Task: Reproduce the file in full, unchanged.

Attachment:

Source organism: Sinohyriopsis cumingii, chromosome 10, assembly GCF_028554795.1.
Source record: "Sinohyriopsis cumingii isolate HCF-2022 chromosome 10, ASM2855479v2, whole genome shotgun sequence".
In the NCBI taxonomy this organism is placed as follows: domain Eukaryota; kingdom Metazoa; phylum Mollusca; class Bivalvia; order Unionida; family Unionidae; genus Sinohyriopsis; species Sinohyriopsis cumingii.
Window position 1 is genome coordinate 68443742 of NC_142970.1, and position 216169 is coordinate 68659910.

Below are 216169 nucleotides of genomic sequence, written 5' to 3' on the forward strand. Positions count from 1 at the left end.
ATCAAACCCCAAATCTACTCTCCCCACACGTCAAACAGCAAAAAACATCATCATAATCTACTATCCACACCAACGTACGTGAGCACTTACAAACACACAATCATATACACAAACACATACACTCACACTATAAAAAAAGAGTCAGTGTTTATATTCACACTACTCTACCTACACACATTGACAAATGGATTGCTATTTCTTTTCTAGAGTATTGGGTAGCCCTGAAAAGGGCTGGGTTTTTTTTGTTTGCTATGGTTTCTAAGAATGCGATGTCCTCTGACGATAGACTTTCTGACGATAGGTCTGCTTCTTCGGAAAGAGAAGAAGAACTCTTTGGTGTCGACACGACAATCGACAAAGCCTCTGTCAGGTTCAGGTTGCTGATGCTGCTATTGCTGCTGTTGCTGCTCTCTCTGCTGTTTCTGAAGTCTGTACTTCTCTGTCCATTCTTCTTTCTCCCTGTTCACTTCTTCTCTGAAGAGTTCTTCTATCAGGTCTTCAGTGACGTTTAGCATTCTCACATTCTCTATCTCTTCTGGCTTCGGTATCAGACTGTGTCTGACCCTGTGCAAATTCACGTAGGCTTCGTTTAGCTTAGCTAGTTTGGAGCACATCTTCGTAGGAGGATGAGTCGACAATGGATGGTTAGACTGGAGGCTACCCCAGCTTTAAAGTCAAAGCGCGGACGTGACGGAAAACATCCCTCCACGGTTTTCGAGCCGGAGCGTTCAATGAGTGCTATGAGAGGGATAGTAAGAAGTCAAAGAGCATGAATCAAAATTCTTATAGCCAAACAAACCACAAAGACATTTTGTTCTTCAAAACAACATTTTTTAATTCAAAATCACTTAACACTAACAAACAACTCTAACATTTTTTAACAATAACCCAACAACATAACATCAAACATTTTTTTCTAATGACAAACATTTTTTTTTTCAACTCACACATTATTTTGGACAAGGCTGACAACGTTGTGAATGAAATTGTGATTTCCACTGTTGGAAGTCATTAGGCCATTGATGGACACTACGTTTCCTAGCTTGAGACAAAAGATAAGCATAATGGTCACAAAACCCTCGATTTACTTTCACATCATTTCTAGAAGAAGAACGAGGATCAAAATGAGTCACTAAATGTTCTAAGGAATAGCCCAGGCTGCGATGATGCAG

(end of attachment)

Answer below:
Source organism: Sinohyriopsis cumingii, chromosome 10, assembly GCF_028554795.1.
Source record: "Sinohyriopsis cumingii isolate HCF-2022 chromosome 10, ASM2855479v2, whole genome shotgun sequence".
In the NCBI taxonomy this organism is placed as follows: domain Eukaryota; kingdom Metazoa; phylum Mollusca; class Bivalvia; order Unionida; family Unionidae; genus Sinohyriopsis; species Sinohyriopsis cumingii.
Window position 1 is genome coordinate 68443742 of NC_142970.1, and position 216169 is coordinate 68659910.

Below are 216169 nucleotides of genomic sequence, written 5' to 3' on the forward strand. Positions count from 1 at the left end.
ATCAAACCCCAAATCTACTCTCCCCACACGTCAAACAGCAAAAAACATCATCATAATCTACTATCCACACCAACGTACGTGAGCACTTACAAACACACAATCATATACACAAACACATACACTCACACTATAAAAAAAGAGTCAGTGTTTATATTCACACTACTCTACCTACACACATTGACAAATGGATTGCTATTTCTTTTCTAGAGTATTGGGTAGCCCTGAAAAGGGCTGGGTTTTTTTTGTTTGCTATGGTTTCTAAGAATGCGATGTCCTCTGACGATAGACTTTCTGACGATAGGTCTGCTTCTTCGGAAAGAGAAGAAGAACTCTTTGGTGTCGACACGACAATCGACAAAGCCTCTGTCAGGTTCAGGTTGCTGATGCTGCTATTGCTGCTGTTGCTGCTCTCTCTGCTGTTTCTGAAGTCTGTACTTCTCTGTCCATTCTTCTTTCTCCCTGTTCACTTCTTCTCTGAAGAGTTCTTCTATCAGGTCTTCAGTGACGTTTAGCATTCTCACATTCTCTATCTCTTCTGGCTTCGGTATCAGACTGTGTCTGACCCTGTGCAAATTCACGTAGGCTTCGTTTAGCTTAGCTAGTTTGGAGCACATCTTCGTAGGAGGATGAGTCGACAATGGATGGTTAGACTGGAGGCTACCCCAGCTTTAAAGTCAAAGCGCGGACGTGACGGAAAACATCCCTCCACGGTTTTCGAGCCGGAGCGTTCAATGAGTGCTATGAGAGGGATAGTAAGAAGTCAAAGAGCATGAATCAAAATTCTTATAGCCAAACAAACCACAAAGACATTTTGTTCTTCAAAACAACATTTTTTAATTCAAAATCACTTAACACTAACAAACAACTCTAACATTTTTTAACAATAACCCAACAACATAACATCAAACATTTTTTTCTAATGACAAACATTTTTTTTTTCAACTCACACATTATTTTGGACAAGGCTGACAACGTTGTGAATGAAATTGTGATTTCCACTGTTGGAAGTCATTAGGCCATTGATGGACACTACGTTTCCTAGCTTGAGACAAAAGATAAGCATAATGGTCACAAAACCCTCGATTTACTTTCACATCATTTCTAGAAGAAGAACGAGGATCAAAATGAGTCACTAAATGTTCTAAGGAATAGCCCAGGCTGCGATGATGCAG